The scholars examined the video game industry in depth. They studied 349 games developed between 2008 and 2012. Kellogg Insight summarized the findings:

Leaders with high status, the research revealed, are prone to extremes—big successes or big flops—while moderate status is associated with the highest average level of project performance. Why? With status comes everything a leader needs for a project to succeed: resources, support, the faith of executives and team members. But there is peril, too: high-status project leaders are often overburdened. And precisely because of their status, the people around them may not offer honest feedback. “We tend to be too deferential to people who we consider to be higher status. And where we give deference, what we should be doing is increasing our scrutiny—or at least, scrutinize them as much as we do people of lower status,” King says. “There is greater potential for them to let their egos take control and produce something that sounds good to them but that is in reality a terrible idea.”

Naturally, organizations should not avoid assigning important projects to successful leaders.  What can they do, then, to mitigate the risks identified in this research?   First, they need to create a system of continuous feedback, beginning early and often.  Don't let the project get too far without shining some sunlight on it, and allowing multiple constituents to offer constructive feedback.  Yes, you can trust highly successful project leaders, but that doesn't mean they should delay obtaining input and critique from others.  Second, for each project, regardless of the track record of the leader, milestones must be established at the outset, and leaders should be accountable for providing comprehensive updates on the progress toward those milestones at regular intervals.  Establish clear criteria for evaluating the project at each milestone meeting.  Openly discuss the exit strategy if the project flounders; in other words, be ready to cut your losses, rather than throwing good money after bad simply because of the leader's track record.  Third, be sure to utilize a peer review system or devil's advocate.   Encourage feedback from someone outside of the project.  If it's not their baby, they will be able to provide more objective input.  Finally, examine the project team closely.  Has the team not invited any new members since the last project led by this particular leader?  Has the team grown too like-minded over time?  Is there someone on the team who is respected for their willingness and ability to offer unvarnished advice and criticism?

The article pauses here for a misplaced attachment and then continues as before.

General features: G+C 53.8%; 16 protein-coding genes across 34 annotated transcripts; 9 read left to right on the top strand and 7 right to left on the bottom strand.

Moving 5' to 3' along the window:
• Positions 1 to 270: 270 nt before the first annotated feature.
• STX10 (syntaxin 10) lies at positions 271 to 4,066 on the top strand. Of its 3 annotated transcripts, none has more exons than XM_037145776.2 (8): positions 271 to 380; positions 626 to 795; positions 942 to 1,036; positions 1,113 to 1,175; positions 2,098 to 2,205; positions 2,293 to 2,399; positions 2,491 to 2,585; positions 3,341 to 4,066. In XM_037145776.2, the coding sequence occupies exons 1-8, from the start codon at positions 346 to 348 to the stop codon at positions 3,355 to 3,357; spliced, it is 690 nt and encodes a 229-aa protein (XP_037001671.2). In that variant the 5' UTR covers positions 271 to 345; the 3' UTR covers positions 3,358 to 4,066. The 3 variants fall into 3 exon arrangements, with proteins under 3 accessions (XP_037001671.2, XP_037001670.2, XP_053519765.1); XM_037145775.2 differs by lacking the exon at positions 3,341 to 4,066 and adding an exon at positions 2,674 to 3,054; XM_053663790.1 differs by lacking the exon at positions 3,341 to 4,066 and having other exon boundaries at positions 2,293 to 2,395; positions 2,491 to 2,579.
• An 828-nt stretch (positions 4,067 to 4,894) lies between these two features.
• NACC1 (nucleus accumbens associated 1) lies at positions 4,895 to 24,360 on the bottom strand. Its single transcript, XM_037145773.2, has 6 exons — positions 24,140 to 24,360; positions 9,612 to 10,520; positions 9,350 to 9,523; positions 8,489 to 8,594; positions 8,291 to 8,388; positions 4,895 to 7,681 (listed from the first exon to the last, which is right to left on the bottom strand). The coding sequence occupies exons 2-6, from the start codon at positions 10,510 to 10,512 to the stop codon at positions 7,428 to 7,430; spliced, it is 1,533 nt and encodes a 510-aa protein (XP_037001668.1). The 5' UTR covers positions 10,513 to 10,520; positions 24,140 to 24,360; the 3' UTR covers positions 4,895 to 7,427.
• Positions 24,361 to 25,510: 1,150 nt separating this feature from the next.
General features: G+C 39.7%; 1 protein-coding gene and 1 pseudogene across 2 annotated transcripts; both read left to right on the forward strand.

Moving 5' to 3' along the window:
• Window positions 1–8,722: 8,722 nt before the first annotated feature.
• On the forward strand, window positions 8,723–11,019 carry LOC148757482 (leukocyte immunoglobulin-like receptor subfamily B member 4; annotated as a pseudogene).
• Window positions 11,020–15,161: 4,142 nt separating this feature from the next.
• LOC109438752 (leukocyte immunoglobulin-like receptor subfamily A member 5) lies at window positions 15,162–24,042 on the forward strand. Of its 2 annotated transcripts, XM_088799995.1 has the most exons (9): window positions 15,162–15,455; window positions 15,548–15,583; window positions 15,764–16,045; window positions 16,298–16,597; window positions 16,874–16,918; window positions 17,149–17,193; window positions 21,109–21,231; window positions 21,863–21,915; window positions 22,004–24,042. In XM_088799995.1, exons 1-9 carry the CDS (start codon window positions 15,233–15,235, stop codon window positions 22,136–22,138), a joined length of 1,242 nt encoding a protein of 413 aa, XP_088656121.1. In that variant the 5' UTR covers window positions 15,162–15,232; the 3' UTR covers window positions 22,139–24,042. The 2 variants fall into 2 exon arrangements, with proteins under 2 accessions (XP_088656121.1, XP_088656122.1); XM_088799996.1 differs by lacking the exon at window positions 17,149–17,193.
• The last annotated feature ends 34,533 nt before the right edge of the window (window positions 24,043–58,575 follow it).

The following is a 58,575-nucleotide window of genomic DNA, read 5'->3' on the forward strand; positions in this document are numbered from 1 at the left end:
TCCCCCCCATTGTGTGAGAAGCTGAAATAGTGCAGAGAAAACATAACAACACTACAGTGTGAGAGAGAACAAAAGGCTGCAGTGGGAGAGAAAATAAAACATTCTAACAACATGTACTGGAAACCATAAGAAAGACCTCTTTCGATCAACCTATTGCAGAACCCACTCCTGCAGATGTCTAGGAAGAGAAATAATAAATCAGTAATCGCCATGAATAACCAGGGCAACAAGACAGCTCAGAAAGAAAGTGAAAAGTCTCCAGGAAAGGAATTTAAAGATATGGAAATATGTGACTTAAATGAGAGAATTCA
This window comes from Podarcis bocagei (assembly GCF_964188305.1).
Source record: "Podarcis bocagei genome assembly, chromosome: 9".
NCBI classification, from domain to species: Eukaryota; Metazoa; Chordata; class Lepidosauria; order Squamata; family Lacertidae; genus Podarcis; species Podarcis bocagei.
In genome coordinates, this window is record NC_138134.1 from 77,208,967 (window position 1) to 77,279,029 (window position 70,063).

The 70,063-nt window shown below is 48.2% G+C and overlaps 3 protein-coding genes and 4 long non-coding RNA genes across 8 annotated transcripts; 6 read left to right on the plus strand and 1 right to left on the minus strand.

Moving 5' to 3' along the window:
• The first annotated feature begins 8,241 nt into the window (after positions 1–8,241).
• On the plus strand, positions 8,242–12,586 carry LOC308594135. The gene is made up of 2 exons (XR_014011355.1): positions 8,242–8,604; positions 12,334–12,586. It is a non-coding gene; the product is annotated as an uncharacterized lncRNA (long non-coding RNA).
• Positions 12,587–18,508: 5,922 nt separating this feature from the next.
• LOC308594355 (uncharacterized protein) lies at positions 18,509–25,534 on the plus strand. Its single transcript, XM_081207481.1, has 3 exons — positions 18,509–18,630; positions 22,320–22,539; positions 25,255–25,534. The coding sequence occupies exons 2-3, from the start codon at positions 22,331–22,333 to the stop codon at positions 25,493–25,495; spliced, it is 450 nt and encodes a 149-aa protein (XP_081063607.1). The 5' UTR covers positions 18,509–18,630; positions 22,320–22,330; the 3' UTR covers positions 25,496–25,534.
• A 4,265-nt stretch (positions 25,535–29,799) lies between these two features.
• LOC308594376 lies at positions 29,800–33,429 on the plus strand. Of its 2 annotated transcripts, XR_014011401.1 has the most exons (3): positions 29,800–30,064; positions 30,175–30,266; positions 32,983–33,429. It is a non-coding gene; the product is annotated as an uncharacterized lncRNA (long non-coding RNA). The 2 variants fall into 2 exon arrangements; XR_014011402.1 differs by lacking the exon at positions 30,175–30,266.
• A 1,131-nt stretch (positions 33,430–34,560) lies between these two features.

Thursday, August 05, 2021

Leaders: Don't Say, "Tell Me Why I'm Wrong"


Some well-meaning leaders have tried to solicit dissenting views from their team members by saying, "Tell me why I'm wrong."  They invite team members to explain why the proposed course of action is not advisable or feasible.  However, I think leaders are asking the wrong question here.  Inviting people to openly oppose you doesn't necessarily create the type of constructive dialogue and debate you envision.  People may have questions or concerns about a proposal, but they might not be ready to stand in direct opposition to the boss.  Alternatively, they may not be sure if the recommended course of action is appropriate.  They may simply have some questions about key assumptions, beliefs, or data.   Ironically, asking people to oppose you openly may not create a safe environment for discussion at all; it may discourage team members from speaking up. 

What should leaders ask instead?  Here are a few alternatives:

  • What questions do you have about this proposal?
  • What assumptions do you think might need further testing and validation?
  • How might this plan go off track?
  • What obstacles might we face if we try to implement this plan?
  • Here's how I see this scenario unfolding.  What am I missing?
Asking these types of questions can create a productive conversation, and even encourage dissent, without asking someone to stand on an island in direct contradiction to the boss.